Dogtooth, the 2009 Greek film, is not going to be for everyone. In a sense, it’s a slow dark comedy horror movie, which happens to be a genre I like. Movies like The Shining, Let There Be Blood, and Drag Me To Hell, all fall into this category for me as well. There’s a little blood in Dogtooth and if you can’t stomach a few disturbing images, then this is not the movie for you. Mom, please do not watch this movie.
For me though, Dogtooth does a lot right. The best thing a movie can do is make me intensely curious about what’s happening and how it’s going to turn out from the very first moment. Then as the state of things is slowly revealed, retain that sense of total curiosity. Dogtooth did that.
Families have their own weird myths and in-jokes and this movie kind of takes that idea and blows it out to the highest degree. Almost the entire movie takes place in a beautiful home out in the boonies of Greece, since the three teenage children who live there are not allowed to leave the premises. The idea seems sweetly innocent, and indeed the beautiful children play many innocent and beautiful games, even though enduring pain seems to be a common theme of many of them.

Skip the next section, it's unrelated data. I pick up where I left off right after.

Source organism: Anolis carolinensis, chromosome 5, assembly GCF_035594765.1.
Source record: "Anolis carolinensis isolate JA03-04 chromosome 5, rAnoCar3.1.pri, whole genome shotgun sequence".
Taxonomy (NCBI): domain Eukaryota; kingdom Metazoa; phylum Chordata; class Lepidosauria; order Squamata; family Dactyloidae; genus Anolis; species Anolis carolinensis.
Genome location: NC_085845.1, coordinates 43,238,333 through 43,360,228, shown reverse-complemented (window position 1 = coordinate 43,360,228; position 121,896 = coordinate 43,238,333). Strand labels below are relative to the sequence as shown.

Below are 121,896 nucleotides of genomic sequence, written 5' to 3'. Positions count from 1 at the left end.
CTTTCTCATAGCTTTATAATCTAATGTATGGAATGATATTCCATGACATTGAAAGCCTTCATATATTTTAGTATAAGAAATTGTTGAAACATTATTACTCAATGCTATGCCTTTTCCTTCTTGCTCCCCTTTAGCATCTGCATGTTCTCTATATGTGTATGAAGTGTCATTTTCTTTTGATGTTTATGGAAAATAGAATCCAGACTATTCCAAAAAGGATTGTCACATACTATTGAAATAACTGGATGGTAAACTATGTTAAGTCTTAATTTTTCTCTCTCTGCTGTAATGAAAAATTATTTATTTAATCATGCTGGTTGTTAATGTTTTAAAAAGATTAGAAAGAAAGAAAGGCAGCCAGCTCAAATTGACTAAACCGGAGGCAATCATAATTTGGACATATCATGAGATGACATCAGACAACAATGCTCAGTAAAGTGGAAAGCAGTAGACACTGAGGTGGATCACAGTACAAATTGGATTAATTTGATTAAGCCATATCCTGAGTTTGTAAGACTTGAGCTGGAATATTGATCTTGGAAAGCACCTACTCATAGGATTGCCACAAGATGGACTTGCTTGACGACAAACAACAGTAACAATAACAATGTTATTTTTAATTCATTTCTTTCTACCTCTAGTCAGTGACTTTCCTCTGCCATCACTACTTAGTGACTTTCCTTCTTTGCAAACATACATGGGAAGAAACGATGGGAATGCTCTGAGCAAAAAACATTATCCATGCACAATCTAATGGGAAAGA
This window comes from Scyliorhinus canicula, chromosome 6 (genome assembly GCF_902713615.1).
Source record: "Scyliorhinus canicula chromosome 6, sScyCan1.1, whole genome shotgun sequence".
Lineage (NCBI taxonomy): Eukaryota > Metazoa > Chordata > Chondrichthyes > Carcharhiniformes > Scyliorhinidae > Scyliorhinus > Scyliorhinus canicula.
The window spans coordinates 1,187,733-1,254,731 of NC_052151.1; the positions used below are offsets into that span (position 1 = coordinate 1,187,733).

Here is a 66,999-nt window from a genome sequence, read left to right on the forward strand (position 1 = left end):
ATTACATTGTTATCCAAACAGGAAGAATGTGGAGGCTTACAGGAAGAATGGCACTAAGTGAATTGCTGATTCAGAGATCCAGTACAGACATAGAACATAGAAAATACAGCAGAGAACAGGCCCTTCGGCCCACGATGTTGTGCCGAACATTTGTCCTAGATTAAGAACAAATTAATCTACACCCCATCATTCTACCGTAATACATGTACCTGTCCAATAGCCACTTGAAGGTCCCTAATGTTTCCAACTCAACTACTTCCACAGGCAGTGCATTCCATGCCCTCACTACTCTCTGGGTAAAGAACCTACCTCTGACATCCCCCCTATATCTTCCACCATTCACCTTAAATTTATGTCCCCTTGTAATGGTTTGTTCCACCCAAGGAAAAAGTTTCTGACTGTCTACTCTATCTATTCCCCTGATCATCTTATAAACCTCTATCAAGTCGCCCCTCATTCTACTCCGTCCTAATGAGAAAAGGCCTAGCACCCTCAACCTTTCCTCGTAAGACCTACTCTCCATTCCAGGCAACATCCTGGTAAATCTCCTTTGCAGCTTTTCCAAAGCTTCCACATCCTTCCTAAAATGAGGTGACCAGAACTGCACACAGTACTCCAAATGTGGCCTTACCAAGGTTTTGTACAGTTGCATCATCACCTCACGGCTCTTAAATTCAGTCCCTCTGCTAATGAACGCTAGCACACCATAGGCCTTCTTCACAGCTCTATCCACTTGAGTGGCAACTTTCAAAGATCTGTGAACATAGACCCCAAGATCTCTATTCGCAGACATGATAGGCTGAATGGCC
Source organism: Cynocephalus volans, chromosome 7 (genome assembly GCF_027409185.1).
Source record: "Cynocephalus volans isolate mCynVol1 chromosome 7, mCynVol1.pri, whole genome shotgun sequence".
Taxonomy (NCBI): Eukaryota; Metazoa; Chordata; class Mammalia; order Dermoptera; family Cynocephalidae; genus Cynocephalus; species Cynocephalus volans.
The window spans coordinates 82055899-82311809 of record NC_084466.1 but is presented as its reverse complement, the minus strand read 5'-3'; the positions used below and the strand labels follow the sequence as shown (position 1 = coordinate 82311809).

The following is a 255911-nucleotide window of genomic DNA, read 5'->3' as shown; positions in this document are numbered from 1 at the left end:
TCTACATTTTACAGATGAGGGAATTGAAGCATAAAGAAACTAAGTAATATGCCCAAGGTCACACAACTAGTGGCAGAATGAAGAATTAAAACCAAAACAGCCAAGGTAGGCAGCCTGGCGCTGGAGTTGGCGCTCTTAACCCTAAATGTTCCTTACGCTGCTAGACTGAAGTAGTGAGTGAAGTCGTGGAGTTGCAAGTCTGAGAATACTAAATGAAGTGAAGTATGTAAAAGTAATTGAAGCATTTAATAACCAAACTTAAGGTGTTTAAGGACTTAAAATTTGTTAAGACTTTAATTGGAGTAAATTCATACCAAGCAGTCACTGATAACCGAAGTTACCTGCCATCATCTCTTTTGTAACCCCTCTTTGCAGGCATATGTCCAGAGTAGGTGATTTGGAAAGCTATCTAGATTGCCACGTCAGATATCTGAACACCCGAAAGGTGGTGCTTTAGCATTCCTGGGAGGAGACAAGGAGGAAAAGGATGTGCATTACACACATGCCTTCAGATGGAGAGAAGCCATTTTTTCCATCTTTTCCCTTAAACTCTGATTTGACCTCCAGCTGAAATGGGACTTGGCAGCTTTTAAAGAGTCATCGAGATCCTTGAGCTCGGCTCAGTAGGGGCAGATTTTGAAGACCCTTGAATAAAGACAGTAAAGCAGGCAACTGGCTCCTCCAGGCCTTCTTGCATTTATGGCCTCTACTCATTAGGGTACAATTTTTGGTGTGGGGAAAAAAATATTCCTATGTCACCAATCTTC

As the movie progresses though it becomes clear just how twisted and perverse their upbringing has been, and that the parents are willfully doing it, for whatever reason. In my opinion though, it never devolves into total slasher nightmare. These teenagers natural aggression and sexuality just doesn’t have anywhere to go, and it bubbles out in increasingly inappropriate ways.
As you might be able to guess, there are serious sexual overtones, and some of the sexual scenes are pretty explicit. I doubt this movie would have been able to receive an R rating in the US. If you liked movies like Secretary, then it’s very possible you’d find this movie hot, in spite of the twisted nature of its sexual rhythm.
It’s on Amazon Prime Video if you wish to watch it. There is a trailer, but if you’re willing to see it without, I recommend it, since the trailer spoils a bunch of the surprises. It’s a movie best left to unfold at its own pace.